Microsoft is revealing new Teams features today to mark three years of the service just as it experiences unprecedented growth amid the ongoing coronavirus pandemic. Teams suffered an outage on Monday as demand for the communication and chat app surged worldwide with people working and learning from home. The software giant counted 32 million daily active users of Teams last week on March 11th, but this jumped by 12 million to 44 million daily active users yesterday.
The nearly 40 percent increase in demand comes as many businesses adjust to remote work and school closures require the adoption of e-learning techniques. Microsoft’s new Teams features are designed to improve remote meetings as they become the default work mode rather than the pre-pandemic exception.
Microsoft is planning to introduce a new real-time noise suppression feature for Teams meetings later this year. This is especially ideal if you’re working from home and children or pets are running around making noise or when you’re trying to discretely dig into a bag of chips.
Microsoft is using artificial intelligence to remove background noise from calls automatically, focusing the attention of your microphone on what you’re actually saying instead of the noise around you. Alongside the noise suppression feature, Teams will also get a “raise hand” feature later this year. You’ll also be able to simply click a button to ask a question in particularly busy or large meetings.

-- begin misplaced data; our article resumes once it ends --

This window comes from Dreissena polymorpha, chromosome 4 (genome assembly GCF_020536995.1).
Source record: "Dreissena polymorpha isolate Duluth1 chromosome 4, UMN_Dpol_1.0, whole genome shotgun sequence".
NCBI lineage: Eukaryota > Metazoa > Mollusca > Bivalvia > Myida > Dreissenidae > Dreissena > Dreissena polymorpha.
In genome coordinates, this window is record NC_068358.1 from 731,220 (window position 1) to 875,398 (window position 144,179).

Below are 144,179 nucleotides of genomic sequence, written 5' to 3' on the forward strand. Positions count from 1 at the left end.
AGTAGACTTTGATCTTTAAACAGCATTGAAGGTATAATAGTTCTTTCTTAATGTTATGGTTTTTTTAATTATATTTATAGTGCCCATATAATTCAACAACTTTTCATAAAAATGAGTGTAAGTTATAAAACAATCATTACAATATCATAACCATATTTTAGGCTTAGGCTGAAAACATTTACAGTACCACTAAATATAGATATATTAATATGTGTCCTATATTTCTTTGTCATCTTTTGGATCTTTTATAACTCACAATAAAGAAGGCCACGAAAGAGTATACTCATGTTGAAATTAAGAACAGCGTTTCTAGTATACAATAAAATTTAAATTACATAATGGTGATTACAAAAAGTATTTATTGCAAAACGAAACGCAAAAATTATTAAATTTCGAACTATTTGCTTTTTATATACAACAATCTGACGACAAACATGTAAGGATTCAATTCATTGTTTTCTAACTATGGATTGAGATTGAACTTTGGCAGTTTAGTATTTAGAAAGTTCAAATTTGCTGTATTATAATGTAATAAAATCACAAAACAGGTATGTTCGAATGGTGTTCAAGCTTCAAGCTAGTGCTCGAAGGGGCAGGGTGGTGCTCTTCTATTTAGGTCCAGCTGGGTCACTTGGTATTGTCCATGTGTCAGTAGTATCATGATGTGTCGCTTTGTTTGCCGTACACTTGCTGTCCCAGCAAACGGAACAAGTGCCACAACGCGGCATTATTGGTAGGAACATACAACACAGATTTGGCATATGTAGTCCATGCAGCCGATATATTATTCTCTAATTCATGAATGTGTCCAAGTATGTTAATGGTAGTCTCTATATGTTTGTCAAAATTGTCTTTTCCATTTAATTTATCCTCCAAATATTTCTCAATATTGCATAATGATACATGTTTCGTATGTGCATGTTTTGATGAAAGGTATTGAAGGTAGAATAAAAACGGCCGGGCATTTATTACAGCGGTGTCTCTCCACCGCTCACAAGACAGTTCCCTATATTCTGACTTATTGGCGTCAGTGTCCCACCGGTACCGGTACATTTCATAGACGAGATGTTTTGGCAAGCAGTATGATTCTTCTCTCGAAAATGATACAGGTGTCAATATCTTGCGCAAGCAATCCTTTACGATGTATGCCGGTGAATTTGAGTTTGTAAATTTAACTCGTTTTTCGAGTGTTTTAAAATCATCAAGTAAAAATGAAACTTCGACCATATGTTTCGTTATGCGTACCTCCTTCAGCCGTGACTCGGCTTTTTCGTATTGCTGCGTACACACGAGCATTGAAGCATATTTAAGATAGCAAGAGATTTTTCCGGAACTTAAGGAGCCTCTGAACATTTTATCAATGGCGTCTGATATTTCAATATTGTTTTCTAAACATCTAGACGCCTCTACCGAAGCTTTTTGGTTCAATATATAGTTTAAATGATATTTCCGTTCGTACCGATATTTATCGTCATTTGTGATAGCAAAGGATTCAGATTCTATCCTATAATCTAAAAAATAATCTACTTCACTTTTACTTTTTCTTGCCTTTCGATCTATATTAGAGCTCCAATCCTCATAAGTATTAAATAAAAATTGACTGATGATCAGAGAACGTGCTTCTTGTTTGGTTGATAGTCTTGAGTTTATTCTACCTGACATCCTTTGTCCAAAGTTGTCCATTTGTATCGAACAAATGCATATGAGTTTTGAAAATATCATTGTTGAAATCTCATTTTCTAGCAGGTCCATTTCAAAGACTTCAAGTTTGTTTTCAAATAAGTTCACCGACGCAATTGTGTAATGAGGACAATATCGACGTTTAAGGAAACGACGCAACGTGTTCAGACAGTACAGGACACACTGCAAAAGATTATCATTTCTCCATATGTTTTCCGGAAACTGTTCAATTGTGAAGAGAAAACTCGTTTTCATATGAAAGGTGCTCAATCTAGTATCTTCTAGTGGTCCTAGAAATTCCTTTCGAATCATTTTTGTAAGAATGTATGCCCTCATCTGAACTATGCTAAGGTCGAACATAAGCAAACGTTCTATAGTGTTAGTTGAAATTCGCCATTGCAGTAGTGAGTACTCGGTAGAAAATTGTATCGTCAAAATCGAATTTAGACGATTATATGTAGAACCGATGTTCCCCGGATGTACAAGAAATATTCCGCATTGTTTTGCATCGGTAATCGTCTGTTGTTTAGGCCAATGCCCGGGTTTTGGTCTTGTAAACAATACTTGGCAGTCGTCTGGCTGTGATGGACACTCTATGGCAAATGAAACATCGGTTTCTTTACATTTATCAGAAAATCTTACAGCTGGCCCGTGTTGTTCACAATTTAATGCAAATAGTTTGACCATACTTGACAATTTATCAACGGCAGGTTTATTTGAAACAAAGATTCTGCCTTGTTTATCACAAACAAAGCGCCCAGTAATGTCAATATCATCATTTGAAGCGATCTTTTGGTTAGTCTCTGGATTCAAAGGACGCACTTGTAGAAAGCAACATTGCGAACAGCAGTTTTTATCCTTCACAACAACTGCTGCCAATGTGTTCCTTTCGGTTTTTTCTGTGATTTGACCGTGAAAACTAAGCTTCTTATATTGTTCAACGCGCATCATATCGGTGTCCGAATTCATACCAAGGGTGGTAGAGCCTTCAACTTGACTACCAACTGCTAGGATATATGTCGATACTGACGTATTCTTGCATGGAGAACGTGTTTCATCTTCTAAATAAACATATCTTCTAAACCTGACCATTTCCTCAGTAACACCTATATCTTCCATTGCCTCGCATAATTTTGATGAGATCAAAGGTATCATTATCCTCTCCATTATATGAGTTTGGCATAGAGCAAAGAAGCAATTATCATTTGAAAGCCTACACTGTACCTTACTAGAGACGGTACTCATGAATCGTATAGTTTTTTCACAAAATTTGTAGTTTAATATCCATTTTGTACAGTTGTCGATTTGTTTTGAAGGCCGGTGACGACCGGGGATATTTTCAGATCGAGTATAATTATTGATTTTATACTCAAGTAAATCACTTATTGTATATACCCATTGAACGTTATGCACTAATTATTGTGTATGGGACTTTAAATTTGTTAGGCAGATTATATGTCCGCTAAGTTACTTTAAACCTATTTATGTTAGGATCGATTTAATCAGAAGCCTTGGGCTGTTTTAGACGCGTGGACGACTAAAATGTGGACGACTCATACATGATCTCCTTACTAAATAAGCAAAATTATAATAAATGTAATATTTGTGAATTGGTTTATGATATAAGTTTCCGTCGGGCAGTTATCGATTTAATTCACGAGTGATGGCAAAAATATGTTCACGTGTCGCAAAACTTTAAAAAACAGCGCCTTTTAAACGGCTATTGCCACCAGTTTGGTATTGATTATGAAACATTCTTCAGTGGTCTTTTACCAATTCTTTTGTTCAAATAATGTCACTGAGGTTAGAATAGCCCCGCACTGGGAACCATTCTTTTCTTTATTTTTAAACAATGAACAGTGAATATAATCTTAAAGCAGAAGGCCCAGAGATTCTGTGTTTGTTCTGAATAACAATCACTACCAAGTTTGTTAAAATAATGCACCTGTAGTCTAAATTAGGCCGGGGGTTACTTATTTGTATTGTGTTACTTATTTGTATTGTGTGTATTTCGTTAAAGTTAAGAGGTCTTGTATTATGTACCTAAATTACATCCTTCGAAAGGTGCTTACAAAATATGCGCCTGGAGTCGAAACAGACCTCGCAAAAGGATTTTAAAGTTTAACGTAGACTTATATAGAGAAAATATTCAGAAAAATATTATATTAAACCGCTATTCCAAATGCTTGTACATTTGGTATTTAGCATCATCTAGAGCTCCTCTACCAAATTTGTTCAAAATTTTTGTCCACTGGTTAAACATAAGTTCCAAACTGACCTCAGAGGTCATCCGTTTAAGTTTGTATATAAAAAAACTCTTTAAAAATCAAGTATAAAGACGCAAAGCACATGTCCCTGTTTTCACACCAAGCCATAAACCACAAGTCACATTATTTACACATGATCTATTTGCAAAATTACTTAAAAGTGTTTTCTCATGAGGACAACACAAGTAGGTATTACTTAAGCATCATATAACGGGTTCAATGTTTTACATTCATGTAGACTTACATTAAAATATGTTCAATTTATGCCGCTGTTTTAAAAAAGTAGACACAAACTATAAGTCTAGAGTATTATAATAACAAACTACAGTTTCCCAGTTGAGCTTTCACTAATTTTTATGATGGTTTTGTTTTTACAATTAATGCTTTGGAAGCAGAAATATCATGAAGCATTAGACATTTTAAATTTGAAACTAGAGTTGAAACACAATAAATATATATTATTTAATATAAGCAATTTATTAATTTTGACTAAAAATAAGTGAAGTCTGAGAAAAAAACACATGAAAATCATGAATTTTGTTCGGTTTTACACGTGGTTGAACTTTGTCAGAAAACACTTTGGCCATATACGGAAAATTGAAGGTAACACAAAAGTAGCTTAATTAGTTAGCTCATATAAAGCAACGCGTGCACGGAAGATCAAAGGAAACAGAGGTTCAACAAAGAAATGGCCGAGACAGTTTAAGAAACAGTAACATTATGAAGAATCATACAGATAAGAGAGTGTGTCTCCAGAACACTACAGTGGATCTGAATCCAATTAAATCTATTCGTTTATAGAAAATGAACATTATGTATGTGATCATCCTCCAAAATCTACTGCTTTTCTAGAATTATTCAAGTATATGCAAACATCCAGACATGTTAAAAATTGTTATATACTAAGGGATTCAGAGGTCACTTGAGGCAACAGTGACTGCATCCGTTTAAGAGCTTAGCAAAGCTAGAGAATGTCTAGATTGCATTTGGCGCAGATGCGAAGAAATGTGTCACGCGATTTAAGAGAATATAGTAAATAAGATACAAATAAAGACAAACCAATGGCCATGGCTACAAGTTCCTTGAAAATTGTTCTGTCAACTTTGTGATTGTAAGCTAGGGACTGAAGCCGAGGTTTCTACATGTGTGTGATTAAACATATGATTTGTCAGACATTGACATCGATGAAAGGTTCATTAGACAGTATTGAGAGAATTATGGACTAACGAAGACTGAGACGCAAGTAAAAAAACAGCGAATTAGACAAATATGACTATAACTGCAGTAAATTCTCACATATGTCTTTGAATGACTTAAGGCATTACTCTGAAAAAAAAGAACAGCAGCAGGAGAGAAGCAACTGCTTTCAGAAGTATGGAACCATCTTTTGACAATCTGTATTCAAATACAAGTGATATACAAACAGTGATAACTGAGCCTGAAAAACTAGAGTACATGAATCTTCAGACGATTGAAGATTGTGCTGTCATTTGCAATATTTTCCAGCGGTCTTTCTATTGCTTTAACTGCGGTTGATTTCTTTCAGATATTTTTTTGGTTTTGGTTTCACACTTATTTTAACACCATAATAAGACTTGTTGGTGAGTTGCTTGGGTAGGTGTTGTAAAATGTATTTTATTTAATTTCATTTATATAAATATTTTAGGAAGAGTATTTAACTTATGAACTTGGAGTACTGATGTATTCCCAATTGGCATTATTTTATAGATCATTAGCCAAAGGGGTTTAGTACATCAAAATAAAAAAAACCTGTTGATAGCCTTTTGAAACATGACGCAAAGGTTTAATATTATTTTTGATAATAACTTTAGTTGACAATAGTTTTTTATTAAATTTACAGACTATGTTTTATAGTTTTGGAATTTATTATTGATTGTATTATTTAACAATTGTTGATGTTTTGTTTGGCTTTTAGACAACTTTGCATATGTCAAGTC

Teams is also getting an offline mode for reading Teams chat messages and drafting responses when there’s no internet connectivity. Teams will also soon support the ability to pop out chats into separate windows, so you can quickly switch between conversations. All of these features are coming “later this year” and are clearly designed to improve meeting scenarios and remote working.
Microsoft sees the novel coronavirus pandemic as a turning point for remote working. “I really do think it’s an inflection point,” explains Microsoft 365 chief Jared Spataro. “We’re going to look back and realize this is where it all changed. We’re never going to go back to working the way that we did.”
Some of these remote working changes are already in place at Microsoft, as the company has been forced to test remote working at a large scale with its 50,000 employees in the Seattle region working from home. “It hasn’t been easy,” admits Spataro. “Sometimes it’s been downright disorienting. But our team is still connecting.”
Microsoft’s new Teams features and daily active numbers come just a day after its main competitor, Slack, launched its biggest redesign yet. Slack is improving the UI of its chat app, with a focus on more customization and simplification. Slack hasn’t provided an updated daily user count since October when it revealed 12 million daily active users, just short of Microsoft’s previous 13 million count.